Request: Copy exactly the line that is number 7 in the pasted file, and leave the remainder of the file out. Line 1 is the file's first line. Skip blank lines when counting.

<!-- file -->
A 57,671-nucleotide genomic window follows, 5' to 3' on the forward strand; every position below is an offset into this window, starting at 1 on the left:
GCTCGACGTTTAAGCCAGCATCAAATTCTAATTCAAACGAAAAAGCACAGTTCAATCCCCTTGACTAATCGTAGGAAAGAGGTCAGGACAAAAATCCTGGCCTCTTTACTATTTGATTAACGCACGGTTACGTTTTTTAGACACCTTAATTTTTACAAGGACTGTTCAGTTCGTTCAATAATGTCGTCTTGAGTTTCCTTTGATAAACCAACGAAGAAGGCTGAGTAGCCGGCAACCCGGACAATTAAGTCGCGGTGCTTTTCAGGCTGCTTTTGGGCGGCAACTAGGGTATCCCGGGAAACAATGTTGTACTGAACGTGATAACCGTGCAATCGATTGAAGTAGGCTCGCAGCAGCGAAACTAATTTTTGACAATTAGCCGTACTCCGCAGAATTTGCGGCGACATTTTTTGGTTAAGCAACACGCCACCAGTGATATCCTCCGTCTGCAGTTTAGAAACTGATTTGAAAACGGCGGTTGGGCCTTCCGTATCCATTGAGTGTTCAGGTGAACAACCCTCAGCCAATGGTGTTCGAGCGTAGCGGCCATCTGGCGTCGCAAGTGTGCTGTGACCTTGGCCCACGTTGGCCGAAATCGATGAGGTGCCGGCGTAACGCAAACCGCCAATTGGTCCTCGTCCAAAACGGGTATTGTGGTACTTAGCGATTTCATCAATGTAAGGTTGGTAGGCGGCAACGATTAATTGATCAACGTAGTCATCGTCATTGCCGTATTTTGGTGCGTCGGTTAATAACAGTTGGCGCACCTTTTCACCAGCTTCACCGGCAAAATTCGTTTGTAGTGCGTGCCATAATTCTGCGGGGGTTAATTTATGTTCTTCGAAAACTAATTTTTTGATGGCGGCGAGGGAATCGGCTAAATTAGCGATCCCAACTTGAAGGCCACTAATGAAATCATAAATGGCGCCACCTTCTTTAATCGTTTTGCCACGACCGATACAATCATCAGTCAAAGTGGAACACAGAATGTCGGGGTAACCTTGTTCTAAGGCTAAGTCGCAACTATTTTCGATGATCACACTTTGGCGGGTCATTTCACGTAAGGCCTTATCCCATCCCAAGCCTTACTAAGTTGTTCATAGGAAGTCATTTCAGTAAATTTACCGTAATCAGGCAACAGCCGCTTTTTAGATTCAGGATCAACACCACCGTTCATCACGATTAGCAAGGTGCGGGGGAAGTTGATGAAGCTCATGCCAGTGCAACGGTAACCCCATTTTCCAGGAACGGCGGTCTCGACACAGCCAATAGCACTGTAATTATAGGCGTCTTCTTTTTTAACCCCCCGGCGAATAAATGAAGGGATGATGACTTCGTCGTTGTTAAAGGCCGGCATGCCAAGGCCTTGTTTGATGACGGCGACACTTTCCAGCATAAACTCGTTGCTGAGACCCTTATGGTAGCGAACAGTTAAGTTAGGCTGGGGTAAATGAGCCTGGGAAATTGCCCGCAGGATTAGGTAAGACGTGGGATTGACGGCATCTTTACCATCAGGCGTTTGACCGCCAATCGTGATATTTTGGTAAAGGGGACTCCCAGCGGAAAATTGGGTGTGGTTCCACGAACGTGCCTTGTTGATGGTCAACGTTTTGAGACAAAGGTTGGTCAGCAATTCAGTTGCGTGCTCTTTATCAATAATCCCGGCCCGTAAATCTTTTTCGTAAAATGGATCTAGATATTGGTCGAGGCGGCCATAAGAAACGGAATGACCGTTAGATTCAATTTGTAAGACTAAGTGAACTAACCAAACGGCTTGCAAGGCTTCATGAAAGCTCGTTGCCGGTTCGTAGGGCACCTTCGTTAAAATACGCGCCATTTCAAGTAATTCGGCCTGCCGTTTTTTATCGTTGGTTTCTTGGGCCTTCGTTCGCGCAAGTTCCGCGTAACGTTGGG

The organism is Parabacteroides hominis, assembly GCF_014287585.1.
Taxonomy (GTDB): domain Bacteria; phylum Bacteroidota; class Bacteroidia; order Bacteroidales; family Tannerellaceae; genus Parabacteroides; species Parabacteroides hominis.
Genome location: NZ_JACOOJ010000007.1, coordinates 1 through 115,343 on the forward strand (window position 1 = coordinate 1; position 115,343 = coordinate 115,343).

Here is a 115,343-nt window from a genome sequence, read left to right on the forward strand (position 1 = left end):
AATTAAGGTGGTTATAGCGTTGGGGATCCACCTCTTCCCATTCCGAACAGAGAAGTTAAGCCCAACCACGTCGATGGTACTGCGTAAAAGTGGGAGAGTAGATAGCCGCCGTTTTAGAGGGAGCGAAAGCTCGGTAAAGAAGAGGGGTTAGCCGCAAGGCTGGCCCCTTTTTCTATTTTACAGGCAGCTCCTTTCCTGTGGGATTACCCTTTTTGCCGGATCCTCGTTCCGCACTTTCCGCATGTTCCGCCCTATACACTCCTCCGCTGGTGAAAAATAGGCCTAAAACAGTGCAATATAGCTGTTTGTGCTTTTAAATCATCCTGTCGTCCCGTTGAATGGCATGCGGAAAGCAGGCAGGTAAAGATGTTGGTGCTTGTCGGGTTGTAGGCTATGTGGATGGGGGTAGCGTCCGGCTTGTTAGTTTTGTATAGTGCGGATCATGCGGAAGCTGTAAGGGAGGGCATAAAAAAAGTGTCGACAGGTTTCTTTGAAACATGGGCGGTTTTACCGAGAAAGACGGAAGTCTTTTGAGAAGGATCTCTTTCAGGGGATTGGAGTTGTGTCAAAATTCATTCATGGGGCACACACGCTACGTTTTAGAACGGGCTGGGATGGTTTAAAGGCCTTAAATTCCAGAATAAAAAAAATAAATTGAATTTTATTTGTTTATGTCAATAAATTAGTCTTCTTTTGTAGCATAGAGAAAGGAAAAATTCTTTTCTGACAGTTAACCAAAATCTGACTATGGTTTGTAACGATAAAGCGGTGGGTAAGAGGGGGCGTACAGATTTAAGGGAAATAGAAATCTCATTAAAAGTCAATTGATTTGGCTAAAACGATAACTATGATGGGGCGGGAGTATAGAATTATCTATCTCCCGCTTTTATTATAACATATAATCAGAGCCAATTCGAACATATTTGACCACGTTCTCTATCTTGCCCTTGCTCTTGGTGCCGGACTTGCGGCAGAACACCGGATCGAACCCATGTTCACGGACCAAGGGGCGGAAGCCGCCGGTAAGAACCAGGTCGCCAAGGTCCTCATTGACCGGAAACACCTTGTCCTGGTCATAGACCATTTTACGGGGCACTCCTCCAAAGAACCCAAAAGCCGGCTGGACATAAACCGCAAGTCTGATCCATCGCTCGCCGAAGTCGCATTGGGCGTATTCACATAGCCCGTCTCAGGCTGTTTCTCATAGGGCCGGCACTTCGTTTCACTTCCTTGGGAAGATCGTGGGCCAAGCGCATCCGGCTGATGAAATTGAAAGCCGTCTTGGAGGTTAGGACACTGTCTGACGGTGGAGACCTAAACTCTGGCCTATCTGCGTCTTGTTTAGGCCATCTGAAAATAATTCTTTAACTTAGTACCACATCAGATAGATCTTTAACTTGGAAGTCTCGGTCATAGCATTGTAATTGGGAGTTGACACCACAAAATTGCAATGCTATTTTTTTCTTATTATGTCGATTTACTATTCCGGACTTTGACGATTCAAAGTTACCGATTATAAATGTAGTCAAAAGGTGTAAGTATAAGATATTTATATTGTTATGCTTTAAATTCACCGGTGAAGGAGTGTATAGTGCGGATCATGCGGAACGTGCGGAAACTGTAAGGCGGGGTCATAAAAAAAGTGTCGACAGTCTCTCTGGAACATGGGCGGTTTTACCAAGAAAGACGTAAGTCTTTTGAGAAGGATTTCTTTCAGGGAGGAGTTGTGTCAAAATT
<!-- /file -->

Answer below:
AATTAAGGTGGTTATAGCGTTGGGGATCCACCTCTTCCCATTCCGAACAGAGAAGTTAAGCCCAACCACGTCGATGGTACTGCGTAAAAGTGGGAGAGTAGATAGCCGCCGTTTTAGAGGGAGCGAAAGCTCGGTAAAGAAGAGGGGTTAGCCGCAAGGCTGGCCCCTTTTTCTATTTTACAGGCAGCTCCTTTCCTGTGGGATTACCCTTTTTGCCGGATCCTCGTTCCGCACTTTCCGCATGTTCCGCCCTATACACTCCTCCGCTGGTGAAAAATAGGCCTAAAACAGTGCAATATAGCTGTTTGTGCTTTTAAATCATCCTGTCGTCCCGTTGAATGGCATGCGGAAAGCAGGCAGGTAAAGATGTTGGTGCTTGTCGGGTTGTAGGCTATGTGGATGGGGGTAGCGTCCGGCTTGTTAGTTTTGTATAGTGCGGATCATGCGGAAGCTGTAAGGGAGGGCATAAAAAAAGTGTCGACAGGTTTCTTTGAAACATGGGCGGTTTTACCGAGAAAGACGGAAGTCTTTTGAGAAGGATCTCTTTCAGGGGATTGGAGTTGTGTCAAAATTCATTCATGGGGCACACACGCTACGTTTTAGAACGGGCTGGGATGGTTTAAAGGCCTTAAATTCCAGAATAAAAAAAATAAATTGAATTTTATTTGTTTATGTCAATAAATTAGTCTTCTTTTGTAGCATAGAGAAAGGAAAAATTCTTTTCTGACAGTTAACCAAAATCTGACTATGGTTTGTAACGATAAAGCGGTGGGTAAGAGGGGGCGTACAGATTTAAGGGAAATAGAAATCTCATTAAAAGTCAATTGATTTGGCTAAAACGATAACTATGATGGGGCGGGAGTATAGAATTATCTATCTCCCGCTTTTATTATAACATATAATCAGAGCCAATTCGAACATATTTGACCACGTTCTCTATCTTGCCCTTGCTCTTGGTGCCGGACTTGCGGCAGAACACCGGATCGAACCCATGTTCACGGACCAAGGGGCGGAAGCCGCCGGTAAGAACCAGGTCGCCAAGGTCCTCATTGACCGGAAACACCTTGTCCTGGTCATAGACCATTTTACGGGGCACTCCTCCAAAGAACCCAAAAGCCGGCTGGACATAAACCGCAAGTCTGATCCATCGCTCGCCGAAGTCGCATTGGGCGTATTCACATAGCCCGTCTCAGGCTGTTTCTCATAGGGCCGGCACTTCGTTTCACTTCCTTGGGAAGATCGTGGGCCAAGCGCATCCGGCTGATGAAATTGAAAGCCGTCTTGGAGGTTAGGACACTGTCTGACGGTGGAGACCTAAACTCTGGCCTATCTGCGTCTTGTTTAGGCCATCTGAAAATAATTCTTTAACTTAGTACCACATCAGATAGATCTTTAACTTGGAAGTCTCGGTCATAGCATTGTAATTGGGAGTTGACACCACAAAATTGCAATGCTATTTTTTTCTTATTATGTCGATTTACTATTCCGGACTTTGACGATTCAAAGTTACCGATTATAAATGTAGTCAAAAGGTGTAAGTATAAGATATTTATATTGTTATGCTTTAAATTCACCGGTGAAGGAGTGTATAGTGCGGATCATGCGGAACGTGCGGAAACTGTAAGGCGGGGTCATAAAAAAAGTGTCGACAGTCTCTCTGGAACATGGGCGGTTTTACCAAGAAAGACGTAAGTCTTTTGAGAAGGATTTCTTTCAGGGAGGAGTTGTGTCAAAATT